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HOME  > Past issues  > 2014 August 13 - 19  > Abe outlines further cuts in welfare budget next year
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2014 August 13 - 19 [POLITICS]

Abe outlines further cuts in welfare budget next year

August 13, 2014
The next year’s national budget which Prime Minister Abe Shinzo’s Cabinet envisages is likely to entail further cuts in social welfare services and an increase in preferential treatment for large corporations, such as corporation tax reductions and more public works projects.

The government compiles its annual budget based on budgetary requests from all ministries. Prior to the submission of the requests, the Cabinet establishes a basic policy on the budget for the next fiscal year, called guidelines for ministries’ requests of budget allocations. Based on this policy, each ministry makes its budget request by the end of August.

The Abe Cabinet on July 25 approved the guidelines for the budget request for FY 2015.

In the guidelines, the government stated that corporate tax rates will be reduced in the next fiscal year through utilization of tax revenue gains made from the implementation of the so-called Abenomics and other economic policies. It also indicated that it will put further importance on the use of tax money for the promotion of Abe’s new growth strategy which includes enhancement of corporate competitiveness.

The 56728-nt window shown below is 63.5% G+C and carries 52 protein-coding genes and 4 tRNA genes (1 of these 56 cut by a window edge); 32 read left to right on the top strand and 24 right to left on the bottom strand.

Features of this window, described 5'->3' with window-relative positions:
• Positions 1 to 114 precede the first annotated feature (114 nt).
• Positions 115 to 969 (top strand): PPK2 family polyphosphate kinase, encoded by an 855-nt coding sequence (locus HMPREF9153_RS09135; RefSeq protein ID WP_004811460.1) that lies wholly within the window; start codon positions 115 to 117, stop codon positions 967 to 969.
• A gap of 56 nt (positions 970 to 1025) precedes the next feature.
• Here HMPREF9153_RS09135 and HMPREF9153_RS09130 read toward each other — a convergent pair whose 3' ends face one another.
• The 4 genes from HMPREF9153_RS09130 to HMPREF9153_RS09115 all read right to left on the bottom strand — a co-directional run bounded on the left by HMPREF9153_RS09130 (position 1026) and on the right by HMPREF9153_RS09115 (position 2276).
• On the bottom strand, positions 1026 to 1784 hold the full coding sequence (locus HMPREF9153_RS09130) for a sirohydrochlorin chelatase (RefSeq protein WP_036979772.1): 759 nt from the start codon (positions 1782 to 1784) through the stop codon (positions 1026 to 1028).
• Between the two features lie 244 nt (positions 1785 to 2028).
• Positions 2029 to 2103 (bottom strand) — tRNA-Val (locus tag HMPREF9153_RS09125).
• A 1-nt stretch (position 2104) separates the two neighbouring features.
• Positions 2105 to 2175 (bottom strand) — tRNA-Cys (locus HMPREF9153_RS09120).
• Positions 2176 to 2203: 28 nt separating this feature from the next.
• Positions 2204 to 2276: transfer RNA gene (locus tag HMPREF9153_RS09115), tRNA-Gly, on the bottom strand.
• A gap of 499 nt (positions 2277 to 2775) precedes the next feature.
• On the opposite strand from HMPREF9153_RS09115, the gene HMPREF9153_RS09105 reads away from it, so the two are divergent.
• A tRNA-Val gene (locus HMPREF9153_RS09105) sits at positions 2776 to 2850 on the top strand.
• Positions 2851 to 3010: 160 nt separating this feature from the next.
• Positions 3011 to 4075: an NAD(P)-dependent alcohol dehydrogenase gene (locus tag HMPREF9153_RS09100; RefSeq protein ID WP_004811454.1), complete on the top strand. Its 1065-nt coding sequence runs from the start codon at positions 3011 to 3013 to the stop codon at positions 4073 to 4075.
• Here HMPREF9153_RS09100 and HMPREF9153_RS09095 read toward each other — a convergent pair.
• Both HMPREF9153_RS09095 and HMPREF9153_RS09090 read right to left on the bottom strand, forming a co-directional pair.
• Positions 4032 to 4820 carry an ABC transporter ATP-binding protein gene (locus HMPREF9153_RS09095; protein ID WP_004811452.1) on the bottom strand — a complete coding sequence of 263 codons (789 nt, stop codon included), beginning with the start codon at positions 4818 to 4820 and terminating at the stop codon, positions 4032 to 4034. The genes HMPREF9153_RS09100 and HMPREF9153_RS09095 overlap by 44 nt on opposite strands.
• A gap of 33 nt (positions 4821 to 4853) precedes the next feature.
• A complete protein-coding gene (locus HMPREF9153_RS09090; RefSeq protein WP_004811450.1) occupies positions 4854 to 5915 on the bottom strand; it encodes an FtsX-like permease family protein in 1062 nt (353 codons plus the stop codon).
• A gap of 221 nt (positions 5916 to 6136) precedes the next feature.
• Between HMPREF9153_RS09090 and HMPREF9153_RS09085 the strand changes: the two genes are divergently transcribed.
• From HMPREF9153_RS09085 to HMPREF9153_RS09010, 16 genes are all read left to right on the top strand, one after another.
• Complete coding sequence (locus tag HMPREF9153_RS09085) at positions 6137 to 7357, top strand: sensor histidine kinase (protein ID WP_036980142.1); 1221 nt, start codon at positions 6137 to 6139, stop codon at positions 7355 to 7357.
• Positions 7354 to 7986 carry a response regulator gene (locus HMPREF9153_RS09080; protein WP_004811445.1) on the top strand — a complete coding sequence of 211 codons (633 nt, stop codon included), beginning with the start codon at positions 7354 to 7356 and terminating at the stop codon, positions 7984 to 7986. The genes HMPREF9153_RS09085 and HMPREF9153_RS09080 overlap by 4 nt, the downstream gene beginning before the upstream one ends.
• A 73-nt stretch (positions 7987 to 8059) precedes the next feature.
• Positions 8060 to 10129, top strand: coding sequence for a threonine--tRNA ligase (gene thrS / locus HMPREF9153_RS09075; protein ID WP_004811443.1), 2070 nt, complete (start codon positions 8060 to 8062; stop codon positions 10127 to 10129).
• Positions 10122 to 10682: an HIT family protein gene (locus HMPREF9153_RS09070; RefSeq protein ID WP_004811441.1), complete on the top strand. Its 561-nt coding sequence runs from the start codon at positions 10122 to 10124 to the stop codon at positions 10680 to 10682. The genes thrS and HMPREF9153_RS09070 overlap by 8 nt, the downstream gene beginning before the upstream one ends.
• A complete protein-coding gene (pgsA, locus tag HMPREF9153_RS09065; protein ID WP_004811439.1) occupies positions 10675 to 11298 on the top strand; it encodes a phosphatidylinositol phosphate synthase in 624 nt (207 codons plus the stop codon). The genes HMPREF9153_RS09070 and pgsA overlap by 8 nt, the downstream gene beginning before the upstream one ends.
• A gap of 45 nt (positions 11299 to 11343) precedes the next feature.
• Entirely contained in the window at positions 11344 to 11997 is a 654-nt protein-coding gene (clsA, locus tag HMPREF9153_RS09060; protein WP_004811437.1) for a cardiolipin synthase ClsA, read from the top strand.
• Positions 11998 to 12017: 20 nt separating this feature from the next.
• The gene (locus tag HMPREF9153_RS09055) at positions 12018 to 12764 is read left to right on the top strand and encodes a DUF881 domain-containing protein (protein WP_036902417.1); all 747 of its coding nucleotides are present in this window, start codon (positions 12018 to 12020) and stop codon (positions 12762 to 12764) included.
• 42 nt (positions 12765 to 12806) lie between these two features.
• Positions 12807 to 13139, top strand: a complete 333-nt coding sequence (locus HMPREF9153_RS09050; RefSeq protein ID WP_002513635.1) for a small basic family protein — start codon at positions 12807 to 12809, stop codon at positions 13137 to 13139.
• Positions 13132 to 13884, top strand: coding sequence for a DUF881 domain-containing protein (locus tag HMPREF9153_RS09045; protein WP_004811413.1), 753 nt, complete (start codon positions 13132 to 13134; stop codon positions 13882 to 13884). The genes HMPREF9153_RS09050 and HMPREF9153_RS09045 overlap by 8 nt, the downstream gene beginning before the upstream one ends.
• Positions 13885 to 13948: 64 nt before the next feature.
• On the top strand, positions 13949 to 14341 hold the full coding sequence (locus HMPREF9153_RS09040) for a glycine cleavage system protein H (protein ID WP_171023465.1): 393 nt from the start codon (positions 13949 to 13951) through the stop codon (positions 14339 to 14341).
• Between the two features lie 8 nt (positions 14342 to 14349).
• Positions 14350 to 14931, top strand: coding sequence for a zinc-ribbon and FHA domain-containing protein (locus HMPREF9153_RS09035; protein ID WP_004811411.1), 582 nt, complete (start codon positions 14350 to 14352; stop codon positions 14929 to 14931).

On the other hand, regarding budget allocations for pension and health-care services, the guidelines state that an increase in welfare expenditure should be carefully scrutinized and that maximum efforts should be made for a rational and cost effective use of the welfare budget.

In the medical service area, the guidelines require each prefecture to set a target ceiling for medical expenditure. Regarding the social protection budget, the guidelines point out that welfare benefit payments should be decreased if possible. As for the pension program, the guidelines incorporate continuation of the macro-economic sliding scale policy, which contributed to lowering pension benefits, and the possibility of an increase in the eligibility age.
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